Obama’s Last Chance to Let Whistleblowers Make Their Case

Email a Friend
Demonstrators rally at the U.S. Capitol to protest spying on Americans by the National Security Agency, as revealed in leaked information by former NSA contractor Edward Snowden. Oct. 26, 2013
From and

Click on the 'Listen' button above to hear this segment. 

As President Barack Obama's final term wraps up, activists who support whistleblowers like Edward Snowden and Chelsea Manning have been trying to convince for the White House to pardon them before Donald Trump and his administration come into power.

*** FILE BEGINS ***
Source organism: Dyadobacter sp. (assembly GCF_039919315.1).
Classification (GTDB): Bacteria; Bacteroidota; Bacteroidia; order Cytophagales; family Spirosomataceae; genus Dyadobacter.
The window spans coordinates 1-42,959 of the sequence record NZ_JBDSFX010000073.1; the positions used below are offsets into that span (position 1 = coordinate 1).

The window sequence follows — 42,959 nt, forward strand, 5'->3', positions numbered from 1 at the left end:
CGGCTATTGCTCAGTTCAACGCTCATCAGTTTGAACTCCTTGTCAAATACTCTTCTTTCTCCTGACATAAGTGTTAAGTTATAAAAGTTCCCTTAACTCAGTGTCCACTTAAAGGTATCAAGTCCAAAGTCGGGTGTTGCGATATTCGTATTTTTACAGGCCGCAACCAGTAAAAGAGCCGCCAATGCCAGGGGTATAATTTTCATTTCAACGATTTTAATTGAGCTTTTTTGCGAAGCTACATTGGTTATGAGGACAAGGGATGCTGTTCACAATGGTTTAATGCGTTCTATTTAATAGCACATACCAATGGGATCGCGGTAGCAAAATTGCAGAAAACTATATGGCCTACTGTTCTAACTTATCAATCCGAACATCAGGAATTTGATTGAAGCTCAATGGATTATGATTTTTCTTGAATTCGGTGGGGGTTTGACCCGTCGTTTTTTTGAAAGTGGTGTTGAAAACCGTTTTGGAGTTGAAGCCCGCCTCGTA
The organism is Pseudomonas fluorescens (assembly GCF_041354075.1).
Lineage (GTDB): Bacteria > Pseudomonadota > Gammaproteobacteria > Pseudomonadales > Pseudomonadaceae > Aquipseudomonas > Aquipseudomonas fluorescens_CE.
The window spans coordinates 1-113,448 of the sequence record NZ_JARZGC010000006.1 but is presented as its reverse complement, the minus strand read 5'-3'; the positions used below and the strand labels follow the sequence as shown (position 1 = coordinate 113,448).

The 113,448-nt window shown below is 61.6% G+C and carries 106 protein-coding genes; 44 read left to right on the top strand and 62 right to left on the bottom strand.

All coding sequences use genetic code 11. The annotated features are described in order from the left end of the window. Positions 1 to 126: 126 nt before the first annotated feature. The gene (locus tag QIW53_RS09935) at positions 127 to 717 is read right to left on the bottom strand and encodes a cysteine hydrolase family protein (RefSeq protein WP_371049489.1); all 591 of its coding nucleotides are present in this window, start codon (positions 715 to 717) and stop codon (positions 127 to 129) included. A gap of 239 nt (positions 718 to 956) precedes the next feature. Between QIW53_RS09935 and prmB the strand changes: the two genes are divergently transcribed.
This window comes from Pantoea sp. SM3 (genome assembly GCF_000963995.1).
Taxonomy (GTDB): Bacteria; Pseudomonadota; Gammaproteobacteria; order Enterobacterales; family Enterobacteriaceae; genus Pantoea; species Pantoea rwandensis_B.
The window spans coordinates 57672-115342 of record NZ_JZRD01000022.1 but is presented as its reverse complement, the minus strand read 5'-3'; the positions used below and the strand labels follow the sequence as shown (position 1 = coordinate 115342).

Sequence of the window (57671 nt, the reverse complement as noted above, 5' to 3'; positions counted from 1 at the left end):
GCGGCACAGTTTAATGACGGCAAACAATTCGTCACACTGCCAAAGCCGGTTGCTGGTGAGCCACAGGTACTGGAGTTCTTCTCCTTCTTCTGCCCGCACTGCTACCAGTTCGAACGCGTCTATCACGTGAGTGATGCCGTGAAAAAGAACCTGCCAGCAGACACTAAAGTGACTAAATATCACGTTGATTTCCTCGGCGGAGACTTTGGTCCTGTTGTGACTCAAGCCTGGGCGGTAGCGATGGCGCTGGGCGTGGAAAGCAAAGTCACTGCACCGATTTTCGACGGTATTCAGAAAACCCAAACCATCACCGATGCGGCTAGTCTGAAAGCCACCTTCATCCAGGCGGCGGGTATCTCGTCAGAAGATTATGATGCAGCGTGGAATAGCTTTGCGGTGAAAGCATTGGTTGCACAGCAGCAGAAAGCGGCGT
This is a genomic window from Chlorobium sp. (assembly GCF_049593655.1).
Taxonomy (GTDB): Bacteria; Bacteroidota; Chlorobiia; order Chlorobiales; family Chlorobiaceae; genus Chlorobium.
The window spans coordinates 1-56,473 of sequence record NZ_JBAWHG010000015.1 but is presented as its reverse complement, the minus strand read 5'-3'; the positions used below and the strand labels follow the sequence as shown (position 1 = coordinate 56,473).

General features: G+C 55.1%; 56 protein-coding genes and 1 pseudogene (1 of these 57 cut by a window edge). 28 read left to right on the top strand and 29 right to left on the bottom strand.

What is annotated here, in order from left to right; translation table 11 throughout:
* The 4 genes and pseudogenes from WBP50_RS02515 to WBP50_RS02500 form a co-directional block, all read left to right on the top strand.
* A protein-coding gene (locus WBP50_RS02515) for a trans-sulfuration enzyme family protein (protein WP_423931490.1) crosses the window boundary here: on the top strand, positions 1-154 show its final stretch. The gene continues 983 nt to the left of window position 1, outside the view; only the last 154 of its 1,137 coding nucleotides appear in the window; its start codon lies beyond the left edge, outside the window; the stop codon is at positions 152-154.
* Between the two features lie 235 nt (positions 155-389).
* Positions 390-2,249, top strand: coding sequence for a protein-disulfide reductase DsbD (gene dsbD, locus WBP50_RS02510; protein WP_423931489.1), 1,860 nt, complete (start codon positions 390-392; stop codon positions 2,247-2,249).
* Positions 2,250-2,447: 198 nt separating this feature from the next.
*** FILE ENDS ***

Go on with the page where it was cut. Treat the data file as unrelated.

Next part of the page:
Asked about pardoning Snowden, President Obama had this say to Germany's public broadcaster ARD and weekly news magazine Der Spiegel in an interview:

“I can't pardon somebody who hasn't been - I think gone before a court and presented themselves and that is not something I would comment on at this point. I've said in the past, I think that Mr. Snowden raised some legitimate concerns,” Obama said.

Those are not the words of encouragement for those hoping for a pardon. Back in September, our partners at The New York Times ran an op-ed from two writers who supported pardoning Snowden. Kenneth Roth, the executive director of Human Rights Watch, is one of those writers, and he discusses the situation whistleblowers may find themselves in as we prepare for a new administration to take over.